Radiation therapy uses precisely focused high-energy beams to kill cancer cells. Our doctors deliver radiation therapy in a variety of forms. The form we recommend depends on the type of cancer, the location of the tumor, and whether it has spread.
As part of your treatment for bladder cancer, you may receive radiation therapy before, during, or after surgery. This can shrink the tumors or destroy any remaining cancer cells. For some people, we may use radiation, often combined with a low dose of chemotherapy, in place of surgery altogether.
Our radiation oncologists use advanced techniques to target areas at risk while reducing radiation exposure to normal tissue.
Intraoperative radiation therapy is a treatment given during bladder cancer surgery to reduce the risk of the cancer returning. This approach delivers powerful radiation through thin tubes called catheters that are placed directly on the tissue. This can kill cancer cells that may remain after the tumor is removed. It is most commonly recommended if the cancer has spread beyond the bladder.
Because this treatment occurs during the surgery and can be delivered to a precisely defined area, it is possible to use a higher-than-usual dose of radiation. Normal tissue, especially the bowel, can be temporarily moved away from the treatment area or covered with shielding devices while radiation is delivered.
Intraoperative radiation treatment usually takes just a few minutes during the surgical procedure. Once the radiation dose is delivered, all radiation-related materials are removed and the operation continues.
External-beam radiation therapy is the most common form of radiation treatment. It is delivered by a machine from outside the body. The radiation is most often in the form of X-rays. Sometimes the charged particles called protons or other types of energy are used. Our doctors may recommend external-beam radiation therapy combined with low-dose chemotherapy as an alternative to a cystectomy (removal of the bladder). This means the tumor is destroyed, but it leaves the bladder intact.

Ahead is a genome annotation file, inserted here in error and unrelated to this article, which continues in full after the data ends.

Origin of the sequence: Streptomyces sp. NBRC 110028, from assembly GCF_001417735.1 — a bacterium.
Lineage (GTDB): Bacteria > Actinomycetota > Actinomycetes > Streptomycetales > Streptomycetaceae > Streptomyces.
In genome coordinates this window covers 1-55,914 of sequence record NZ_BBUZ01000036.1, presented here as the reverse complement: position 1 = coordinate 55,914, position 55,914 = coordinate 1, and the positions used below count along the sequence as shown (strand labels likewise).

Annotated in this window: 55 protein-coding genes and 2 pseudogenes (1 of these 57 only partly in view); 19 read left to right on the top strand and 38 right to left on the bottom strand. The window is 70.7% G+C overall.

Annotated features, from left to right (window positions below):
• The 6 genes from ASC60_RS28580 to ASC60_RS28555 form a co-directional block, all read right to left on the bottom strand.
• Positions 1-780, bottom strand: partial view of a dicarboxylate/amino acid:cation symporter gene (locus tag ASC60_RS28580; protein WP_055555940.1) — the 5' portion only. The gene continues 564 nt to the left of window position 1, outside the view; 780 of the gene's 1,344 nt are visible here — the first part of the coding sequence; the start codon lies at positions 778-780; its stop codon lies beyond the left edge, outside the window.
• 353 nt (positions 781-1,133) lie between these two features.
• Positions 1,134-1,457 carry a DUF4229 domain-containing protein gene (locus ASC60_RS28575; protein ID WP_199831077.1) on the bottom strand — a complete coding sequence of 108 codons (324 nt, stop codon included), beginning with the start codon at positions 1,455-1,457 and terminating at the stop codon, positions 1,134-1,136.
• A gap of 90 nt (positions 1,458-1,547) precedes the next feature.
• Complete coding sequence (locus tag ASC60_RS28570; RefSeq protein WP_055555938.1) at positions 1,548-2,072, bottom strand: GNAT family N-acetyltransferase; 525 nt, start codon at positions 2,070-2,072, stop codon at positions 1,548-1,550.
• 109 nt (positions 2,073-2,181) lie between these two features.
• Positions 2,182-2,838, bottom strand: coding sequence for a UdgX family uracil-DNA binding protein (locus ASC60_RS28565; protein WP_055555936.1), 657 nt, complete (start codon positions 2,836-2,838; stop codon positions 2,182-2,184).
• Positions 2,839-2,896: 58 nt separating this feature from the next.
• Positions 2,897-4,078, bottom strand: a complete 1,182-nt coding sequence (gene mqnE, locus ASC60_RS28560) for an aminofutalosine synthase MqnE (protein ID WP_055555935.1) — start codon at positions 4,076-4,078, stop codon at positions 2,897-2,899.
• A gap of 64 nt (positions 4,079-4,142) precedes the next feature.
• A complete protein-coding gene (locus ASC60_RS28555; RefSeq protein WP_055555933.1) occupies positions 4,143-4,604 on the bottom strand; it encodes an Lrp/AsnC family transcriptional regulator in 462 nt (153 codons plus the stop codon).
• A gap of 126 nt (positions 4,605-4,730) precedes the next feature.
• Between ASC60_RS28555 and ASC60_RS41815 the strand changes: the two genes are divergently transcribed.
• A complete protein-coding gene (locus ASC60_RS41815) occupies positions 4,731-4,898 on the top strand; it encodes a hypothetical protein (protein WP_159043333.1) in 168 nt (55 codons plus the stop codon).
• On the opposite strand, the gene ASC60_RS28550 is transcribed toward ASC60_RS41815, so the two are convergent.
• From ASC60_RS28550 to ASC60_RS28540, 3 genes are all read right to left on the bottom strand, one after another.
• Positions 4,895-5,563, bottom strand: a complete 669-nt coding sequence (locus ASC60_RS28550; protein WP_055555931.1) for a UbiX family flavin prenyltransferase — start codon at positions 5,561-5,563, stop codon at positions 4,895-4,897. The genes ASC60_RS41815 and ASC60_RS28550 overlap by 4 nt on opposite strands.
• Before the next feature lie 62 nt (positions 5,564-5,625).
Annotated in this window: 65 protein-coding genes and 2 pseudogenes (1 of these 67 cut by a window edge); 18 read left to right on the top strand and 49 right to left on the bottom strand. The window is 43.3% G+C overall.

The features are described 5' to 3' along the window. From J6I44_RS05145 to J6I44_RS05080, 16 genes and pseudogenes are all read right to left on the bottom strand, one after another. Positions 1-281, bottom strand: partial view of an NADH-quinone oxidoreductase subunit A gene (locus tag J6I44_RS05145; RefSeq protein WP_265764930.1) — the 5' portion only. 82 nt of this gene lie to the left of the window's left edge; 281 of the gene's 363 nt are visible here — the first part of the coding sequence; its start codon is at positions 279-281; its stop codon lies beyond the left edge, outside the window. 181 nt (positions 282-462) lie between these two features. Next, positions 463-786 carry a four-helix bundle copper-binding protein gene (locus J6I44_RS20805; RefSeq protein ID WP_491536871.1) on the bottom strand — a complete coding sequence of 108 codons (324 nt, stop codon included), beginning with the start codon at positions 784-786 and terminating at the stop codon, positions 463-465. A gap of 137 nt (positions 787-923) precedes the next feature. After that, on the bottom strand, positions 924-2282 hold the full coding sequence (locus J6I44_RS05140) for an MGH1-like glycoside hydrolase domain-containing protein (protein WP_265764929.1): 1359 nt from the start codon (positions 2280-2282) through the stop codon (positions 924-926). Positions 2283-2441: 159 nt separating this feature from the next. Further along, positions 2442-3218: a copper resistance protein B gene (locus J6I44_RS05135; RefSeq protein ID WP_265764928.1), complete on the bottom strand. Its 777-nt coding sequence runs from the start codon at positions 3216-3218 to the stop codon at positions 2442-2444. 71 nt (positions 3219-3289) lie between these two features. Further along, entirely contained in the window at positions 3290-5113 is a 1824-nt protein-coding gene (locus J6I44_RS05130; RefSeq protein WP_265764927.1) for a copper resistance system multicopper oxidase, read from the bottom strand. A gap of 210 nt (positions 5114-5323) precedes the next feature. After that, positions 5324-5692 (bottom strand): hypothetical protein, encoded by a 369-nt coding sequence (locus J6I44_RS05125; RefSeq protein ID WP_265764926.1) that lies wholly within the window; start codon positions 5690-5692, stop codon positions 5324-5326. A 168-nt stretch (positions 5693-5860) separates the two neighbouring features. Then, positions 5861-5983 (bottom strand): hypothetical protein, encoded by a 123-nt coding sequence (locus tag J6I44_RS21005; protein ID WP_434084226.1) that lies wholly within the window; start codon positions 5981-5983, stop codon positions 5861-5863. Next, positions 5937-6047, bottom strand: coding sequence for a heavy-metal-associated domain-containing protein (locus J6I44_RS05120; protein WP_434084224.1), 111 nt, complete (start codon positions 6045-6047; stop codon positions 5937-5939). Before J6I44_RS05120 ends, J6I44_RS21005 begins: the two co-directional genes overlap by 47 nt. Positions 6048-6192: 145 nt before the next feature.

To verify the location of the tumor and the position of the bladder before and during the delivery of radiation treatment, we use a form of external-beam radiation therapy called image-guided radiation therapy. One challenge of delivering radiation therapy for bladder cancer is that the bladder moves as it empties and fills with urine. To target tumors precisely over multiple radiation treatments, we implant gold markers to show the exact location of the tumor and track the motion of the bladder from day to day.
We also use CT scanners linked to the machines delivering the radiation. The scanners allow us to visualize the bladder as well as normal surrounding tissue, such as the bowel and rectum. By using these advanced techniques, we can achieve high cure rates and maximize the chances of preserving a healthy bladder.
The precise imaging methods we use when planning treatment allow us to safely and effectively use intensity-modulated radiation therapy. This technique uses computer programs to calculate and deliver varying doses of radiation directly to the tumor from different angles. Our radiation oncologists, in close collaboration with the medical physics team, played a leading role in developing this type of radiation therapy.